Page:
Portland Cement Association briefs filed last month with the District of Columbia Circuit Court of Appeals outline members’ challenge to the portland cement national emission standard for hazardous air pollutants (NESHAP). Finalized by the Environmental Protection Agency in September 2010, the rule sets a September 2013 compliance target for stringent standards covering cement mill emissions of particulate matter, hydrochloric acid, total hydrocarbons and mercury.
PCA figures NESHAP compliance costs could equate to $21/ton of cement by 2020. It filed a challenge to the rule in November, taking issue with how the agency developed the emissions standards and overlap between NESHAP and other EPA rules. The May 2011 appellate court briefs followed EPA’s revisiting of certain NESHAP portions, but not those of greatest impact to cement producers.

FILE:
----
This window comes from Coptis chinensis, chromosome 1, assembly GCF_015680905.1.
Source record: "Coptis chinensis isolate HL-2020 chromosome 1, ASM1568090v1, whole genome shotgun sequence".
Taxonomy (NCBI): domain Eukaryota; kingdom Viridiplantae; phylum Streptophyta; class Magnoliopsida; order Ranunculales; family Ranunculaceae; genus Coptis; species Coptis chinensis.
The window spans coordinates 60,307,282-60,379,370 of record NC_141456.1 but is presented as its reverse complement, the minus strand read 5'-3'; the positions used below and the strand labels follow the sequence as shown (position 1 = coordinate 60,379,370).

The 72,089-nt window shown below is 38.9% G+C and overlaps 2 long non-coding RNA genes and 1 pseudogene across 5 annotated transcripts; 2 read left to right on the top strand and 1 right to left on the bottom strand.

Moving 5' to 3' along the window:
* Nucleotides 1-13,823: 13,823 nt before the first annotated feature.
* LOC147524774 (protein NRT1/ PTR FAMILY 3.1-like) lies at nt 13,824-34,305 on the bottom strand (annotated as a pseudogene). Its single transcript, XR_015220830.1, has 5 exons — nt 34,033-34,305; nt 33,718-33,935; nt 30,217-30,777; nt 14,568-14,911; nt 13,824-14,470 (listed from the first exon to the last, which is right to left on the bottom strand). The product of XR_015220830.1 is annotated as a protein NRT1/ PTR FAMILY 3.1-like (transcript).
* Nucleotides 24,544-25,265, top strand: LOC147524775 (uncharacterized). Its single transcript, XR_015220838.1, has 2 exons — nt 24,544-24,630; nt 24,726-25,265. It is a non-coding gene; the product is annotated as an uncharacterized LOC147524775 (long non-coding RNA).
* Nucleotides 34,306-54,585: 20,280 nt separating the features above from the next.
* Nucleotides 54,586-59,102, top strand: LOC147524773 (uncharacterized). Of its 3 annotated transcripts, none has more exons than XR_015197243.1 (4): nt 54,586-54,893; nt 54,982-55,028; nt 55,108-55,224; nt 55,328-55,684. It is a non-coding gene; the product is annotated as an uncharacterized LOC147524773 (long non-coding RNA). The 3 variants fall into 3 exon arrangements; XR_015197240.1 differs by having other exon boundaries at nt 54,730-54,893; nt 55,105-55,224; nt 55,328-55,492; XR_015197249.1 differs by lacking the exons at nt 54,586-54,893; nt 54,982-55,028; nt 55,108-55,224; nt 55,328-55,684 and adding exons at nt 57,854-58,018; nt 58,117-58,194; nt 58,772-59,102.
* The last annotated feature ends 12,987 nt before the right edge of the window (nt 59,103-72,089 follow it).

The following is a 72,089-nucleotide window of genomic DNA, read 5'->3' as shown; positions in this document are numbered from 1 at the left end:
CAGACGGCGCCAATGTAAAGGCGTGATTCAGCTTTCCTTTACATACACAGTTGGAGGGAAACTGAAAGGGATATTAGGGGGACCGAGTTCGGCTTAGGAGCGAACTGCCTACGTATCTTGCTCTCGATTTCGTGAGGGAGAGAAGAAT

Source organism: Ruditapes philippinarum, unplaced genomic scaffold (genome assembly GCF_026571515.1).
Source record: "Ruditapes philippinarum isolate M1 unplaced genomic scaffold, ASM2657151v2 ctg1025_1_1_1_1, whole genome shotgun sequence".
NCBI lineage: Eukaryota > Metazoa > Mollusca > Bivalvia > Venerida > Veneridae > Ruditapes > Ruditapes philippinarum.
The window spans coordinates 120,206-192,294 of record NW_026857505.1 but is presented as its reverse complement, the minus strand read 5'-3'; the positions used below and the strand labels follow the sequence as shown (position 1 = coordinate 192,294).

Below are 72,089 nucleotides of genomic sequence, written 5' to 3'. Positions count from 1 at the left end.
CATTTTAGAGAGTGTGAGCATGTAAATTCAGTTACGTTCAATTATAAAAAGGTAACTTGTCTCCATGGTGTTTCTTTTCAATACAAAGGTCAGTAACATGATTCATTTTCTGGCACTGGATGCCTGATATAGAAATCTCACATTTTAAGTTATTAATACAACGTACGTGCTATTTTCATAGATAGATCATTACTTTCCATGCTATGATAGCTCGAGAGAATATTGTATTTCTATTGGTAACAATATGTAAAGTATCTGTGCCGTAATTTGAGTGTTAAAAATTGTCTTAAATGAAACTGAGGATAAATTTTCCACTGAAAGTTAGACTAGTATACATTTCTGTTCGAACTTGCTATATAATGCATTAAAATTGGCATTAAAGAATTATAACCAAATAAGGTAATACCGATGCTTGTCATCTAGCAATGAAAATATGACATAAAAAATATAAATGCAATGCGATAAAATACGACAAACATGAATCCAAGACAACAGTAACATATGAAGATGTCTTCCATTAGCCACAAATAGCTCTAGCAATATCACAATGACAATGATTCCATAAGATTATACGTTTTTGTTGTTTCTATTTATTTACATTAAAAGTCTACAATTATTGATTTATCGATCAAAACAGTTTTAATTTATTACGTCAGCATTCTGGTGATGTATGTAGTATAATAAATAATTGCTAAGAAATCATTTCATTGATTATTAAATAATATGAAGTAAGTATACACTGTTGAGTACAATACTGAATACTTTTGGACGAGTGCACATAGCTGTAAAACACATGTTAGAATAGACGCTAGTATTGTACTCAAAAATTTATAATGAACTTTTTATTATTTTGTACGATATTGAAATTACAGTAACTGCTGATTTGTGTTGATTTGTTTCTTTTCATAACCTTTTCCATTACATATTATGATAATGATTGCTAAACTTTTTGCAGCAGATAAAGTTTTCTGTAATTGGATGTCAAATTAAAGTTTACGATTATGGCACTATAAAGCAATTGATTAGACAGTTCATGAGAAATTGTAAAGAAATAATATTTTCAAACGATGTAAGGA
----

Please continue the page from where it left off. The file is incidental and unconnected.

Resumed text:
“The cement industry, already one of the most heavily regulated industrial sectors, has invested tens of billions of dollars in modernizing and expanding facilities with state-of-the-art technologies that significantly reduce [its] environmental footprint,” said PCA President Brian McCarthy. “However, the unprecedented severity of these rules, if they are left unchanged, will cause cement plant closures, job losses and a reduction in U.S. cement production capacity.”